The ghost-summoning having proven unexpectedly exciting but not actually fatal – thankfully – Thomas was very glad to be back at the Folly. One final domestic chore, however, was confronting him without resolution. He did try to tidy up after himself when he used the coach house – Molly refused to clean it, probably remembering the sorts of parties that had gone on in here back in the twenties and thirties – but the current mess was beyond him. He’d taken a mug of tea and two biscuits over, but then managed to not only drop a biscuit on the floor but step on it and track crumbs around. He knew Peter kept a small hoover for tidying the place, but he wasn’t really sure where it was, nor how to use it. Such things had only slowly been making their way into the Folly before the war, and afterwards Molly had made do without, he supposed. Certainly she had never asked for one. He wondered if she would like one, or turn her nose up at it, as she so often did with modern conveniences.
He thought it might be down the other end, with all the dust-covered boxes and paintings stored up here. He tried not to go poking around in those things. Many of them weren’t his, exactly, and the rest were…best left buried. But trying to pick up the biscuit remnants had only made it worse, and he didn’t want to ask for help with such a trivial thing.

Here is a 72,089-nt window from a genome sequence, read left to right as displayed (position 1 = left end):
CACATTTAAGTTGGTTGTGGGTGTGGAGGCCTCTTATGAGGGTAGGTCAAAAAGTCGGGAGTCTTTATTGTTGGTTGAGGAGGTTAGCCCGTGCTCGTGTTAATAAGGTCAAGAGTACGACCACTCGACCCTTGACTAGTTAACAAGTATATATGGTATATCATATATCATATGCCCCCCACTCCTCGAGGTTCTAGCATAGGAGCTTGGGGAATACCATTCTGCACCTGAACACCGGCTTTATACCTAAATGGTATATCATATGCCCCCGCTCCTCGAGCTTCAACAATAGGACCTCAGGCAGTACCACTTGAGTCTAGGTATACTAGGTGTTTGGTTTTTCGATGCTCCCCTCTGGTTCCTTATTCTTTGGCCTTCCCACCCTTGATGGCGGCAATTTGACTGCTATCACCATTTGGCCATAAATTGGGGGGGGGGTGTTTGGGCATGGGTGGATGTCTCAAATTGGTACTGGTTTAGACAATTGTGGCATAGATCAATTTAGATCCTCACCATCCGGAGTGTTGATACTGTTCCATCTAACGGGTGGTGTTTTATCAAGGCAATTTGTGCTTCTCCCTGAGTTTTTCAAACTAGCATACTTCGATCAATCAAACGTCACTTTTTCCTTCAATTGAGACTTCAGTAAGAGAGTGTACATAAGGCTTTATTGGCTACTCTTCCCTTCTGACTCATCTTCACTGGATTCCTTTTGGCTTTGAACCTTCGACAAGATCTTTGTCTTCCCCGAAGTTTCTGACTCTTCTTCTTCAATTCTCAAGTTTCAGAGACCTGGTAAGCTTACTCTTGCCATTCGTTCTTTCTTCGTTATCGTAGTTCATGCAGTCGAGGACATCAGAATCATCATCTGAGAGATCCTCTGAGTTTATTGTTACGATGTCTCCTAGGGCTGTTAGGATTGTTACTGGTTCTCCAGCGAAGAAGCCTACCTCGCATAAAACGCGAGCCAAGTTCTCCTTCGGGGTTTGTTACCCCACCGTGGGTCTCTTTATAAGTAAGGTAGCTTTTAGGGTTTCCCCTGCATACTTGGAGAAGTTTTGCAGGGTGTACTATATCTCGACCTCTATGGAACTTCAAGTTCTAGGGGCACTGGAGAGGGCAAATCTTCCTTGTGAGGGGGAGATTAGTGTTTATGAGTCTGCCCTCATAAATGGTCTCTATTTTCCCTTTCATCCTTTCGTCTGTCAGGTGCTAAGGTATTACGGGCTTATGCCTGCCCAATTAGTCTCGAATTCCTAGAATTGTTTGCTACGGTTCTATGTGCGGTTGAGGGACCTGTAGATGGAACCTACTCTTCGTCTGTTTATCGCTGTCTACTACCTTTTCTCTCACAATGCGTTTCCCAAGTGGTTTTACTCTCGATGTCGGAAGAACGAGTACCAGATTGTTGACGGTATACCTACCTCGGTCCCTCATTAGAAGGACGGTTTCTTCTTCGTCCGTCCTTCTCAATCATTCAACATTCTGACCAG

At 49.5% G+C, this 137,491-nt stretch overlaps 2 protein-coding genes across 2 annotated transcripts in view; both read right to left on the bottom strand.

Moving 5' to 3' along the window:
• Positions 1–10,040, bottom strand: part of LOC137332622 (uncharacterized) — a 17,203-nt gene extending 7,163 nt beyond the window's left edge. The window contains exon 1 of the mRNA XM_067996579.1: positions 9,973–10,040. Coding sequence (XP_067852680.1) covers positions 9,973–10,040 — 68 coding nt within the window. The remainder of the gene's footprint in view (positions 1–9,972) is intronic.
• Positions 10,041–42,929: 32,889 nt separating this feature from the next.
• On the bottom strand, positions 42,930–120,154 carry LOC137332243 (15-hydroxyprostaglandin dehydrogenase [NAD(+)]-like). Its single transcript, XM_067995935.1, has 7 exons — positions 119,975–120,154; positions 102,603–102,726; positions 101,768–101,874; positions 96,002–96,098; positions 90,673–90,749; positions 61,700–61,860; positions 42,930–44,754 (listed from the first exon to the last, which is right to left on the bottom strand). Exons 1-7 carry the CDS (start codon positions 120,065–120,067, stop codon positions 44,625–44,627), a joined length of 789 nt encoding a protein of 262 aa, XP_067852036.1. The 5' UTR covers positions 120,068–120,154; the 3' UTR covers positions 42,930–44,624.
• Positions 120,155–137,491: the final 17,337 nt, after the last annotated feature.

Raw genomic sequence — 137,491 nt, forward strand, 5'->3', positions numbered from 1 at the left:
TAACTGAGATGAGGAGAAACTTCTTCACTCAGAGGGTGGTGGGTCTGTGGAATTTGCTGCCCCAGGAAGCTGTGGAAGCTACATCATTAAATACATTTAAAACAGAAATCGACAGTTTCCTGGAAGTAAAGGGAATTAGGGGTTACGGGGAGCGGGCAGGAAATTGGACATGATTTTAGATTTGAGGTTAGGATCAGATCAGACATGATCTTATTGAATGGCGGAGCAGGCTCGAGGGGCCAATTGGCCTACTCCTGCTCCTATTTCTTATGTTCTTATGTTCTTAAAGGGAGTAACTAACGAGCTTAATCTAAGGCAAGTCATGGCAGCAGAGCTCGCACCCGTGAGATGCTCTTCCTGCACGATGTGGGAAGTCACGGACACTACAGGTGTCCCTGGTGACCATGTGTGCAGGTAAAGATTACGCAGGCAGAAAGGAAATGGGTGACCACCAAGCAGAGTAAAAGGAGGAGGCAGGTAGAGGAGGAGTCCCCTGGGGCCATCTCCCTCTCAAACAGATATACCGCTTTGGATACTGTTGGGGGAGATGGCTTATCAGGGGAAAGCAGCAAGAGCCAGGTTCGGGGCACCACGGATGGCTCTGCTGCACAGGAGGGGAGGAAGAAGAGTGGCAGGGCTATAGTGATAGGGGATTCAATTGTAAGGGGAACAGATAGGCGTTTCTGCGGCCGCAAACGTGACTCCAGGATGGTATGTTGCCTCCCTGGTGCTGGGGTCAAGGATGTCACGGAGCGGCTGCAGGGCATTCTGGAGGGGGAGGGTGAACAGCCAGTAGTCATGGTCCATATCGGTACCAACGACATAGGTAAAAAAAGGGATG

He did manage to locate the device, but it came with a range of options that was, frankly, baffling. The floor of the coach house was carpeted, but what was a brush roll? What were all these attachments? Which one would be best? And how did you turn the damn thing on? The on/off switch on the side appeared to have no effect, even when the device was plugged in and the wall socket turned on. He even went out to check that Peter’s master switch was enabled, but of course it was, because the television was working. Most confusing.
Peter found him kneeling over it. “Sir – do you need a hand there?”